The "Unbelieving Christian"
The Carnal Christian doctrine of "eternal security" is a vastly different doctrine than the biblical doctrine of the "preservation of the saints." The Carnal Christian theory teaches that a Christian can lose his faith and yet still be a Christian so they actually use the term "unbelieving Christian". On the contrary, the Biblical doctrine of preservation declares that while we MUST persevere to the end (Colossians 1:21-23, 1 John 1:5-10; 3:3-6 Hebrews 10:26-31, Hebrews 12:1) but it also teaches that GOD WILL preserve us to the end (Colossians 1:21-23, 1 John 1:5-10; 3:3-6, Hebrews 10:26-31, Hebrews 12:1)
Here is what the carnal Christian doctrine comes to. Below is a list of quotes from Dr. Charles Stanley’s book Eternal Security:
1. ”Even if a believer for all practical purposes becomes an unbeliever, his salvation is not in jeopardy” (Chapter 10, p. 93).
”And last, believers who lose or abandon their faith will retain their salvation, for God remains faithful” (p. 94).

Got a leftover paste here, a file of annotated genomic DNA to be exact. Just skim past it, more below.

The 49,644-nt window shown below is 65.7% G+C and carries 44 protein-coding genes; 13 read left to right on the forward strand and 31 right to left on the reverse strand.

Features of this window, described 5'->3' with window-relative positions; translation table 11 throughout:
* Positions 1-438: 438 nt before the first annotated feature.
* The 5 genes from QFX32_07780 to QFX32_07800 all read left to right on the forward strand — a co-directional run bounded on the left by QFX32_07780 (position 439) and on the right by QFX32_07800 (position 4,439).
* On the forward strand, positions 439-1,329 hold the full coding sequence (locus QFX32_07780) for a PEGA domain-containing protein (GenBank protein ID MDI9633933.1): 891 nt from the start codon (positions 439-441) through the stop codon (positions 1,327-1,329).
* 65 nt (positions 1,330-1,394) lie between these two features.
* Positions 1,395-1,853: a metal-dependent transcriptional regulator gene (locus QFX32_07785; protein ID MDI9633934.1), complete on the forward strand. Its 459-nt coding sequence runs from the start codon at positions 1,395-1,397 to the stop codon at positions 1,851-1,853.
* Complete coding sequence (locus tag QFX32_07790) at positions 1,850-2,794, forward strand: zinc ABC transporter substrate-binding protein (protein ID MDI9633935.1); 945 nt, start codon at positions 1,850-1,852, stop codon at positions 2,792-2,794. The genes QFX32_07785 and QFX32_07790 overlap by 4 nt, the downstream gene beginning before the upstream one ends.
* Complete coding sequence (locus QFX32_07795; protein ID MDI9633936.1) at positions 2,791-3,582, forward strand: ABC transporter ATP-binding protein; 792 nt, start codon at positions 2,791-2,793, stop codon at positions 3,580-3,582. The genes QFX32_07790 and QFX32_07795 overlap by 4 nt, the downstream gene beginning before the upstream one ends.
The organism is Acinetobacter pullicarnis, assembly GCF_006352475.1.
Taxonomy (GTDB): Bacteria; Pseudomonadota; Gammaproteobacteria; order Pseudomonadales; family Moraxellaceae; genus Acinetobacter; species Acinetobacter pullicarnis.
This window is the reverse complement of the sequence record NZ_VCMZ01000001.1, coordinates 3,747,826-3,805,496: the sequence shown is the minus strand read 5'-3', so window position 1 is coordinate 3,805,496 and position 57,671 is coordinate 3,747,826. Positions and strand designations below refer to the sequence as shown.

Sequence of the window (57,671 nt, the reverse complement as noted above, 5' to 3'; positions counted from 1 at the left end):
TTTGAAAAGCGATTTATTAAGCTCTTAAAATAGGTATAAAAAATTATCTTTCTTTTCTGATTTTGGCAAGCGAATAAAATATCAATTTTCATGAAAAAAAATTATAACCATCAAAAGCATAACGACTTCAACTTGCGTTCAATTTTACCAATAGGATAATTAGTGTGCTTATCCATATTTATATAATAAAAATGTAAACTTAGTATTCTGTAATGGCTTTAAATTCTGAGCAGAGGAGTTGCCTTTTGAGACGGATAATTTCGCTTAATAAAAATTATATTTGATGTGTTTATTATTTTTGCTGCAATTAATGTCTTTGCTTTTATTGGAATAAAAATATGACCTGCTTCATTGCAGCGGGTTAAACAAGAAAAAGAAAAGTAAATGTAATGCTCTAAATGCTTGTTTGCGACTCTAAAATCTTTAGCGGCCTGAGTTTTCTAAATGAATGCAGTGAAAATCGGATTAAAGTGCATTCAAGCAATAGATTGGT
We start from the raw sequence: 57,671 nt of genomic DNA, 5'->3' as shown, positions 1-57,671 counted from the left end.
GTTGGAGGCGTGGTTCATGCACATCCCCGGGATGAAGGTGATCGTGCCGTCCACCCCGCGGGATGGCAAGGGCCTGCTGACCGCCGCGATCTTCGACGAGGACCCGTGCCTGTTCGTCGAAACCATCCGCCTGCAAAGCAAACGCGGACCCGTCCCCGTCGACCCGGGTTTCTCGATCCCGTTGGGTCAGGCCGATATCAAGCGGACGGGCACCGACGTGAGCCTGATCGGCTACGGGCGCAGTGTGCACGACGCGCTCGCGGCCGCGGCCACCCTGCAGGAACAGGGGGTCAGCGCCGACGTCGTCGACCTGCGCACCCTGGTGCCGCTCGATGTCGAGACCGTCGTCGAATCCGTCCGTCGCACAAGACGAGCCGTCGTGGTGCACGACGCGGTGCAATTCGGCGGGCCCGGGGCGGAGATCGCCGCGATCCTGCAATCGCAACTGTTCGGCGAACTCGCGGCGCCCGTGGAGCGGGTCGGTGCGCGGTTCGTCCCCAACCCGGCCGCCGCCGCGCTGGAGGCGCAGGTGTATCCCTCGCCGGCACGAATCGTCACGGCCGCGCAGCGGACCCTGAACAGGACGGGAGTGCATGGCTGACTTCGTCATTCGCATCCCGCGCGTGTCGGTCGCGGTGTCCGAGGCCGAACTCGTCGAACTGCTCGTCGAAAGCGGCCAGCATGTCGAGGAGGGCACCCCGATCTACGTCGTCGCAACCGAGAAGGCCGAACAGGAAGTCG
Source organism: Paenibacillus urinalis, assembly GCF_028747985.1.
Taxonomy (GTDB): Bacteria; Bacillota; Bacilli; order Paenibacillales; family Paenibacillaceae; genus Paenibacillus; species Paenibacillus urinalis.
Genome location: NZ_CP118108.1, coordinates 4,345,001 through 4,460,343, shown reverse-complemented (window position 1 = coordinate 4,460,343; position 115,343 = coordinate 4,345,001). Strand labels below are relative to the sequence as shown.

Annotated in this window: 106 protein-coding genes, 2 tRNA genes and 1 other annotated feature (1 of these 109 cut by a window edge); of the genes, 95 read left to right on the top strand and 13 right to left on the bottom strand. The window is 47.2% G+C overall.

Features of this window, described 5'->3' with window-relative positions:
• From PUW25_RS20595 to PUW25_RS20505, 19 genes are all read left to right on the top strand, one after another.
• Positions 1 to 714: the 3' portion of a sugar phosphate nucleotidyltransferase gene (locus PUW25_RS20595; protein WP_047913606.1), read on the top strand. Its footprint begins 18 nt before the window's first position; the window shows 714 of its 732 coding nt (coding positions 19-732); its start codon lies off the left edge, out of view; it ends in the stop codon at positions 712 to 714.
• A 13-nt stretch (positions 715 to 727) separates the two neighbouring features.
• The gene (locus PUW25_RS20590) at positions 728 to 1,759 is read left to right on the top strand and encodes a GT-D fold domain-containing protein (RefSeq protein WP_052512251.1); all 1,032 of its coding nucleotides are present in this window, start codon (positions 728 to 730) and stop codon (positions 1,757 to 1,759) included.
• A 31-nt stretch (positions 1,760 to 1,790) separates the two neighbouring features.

”Christ will not deny an unbelieving Christian his or her salvation because to do so would be to deny Himself” (p. 94).
In regards to the parable Jesus taught in Matthew 25:14-30, Stanley writes:
The final verse of this parable is so severe that many commentators assume it is a description of hell. It is not. (p. 124) Where is this place represented by the “outer darkness” in Jesus’ parable? To be in the “outer darkness” is to be in the kingdom of God but outside the circle of men and women whose faithfulness on this earth earned them a special rank or position of authority. (p. 126)
Additionally, below is a list of quotes from Dr. Stanley’s book Handbook for Christian Living:
You and I are not saved because we have enduring faith. We are saved because at a moment in time we expressed faith in our Lord (p. 190).
Discipleship has nothing to do with whether you will go to heaven or not (p. 505).
It is possible to be a child of God and never a disciple of Christ. We can live the Christian life with the assurance of heaven as our ultimate destiny but miss the process of maturing as a disciple (p. 505).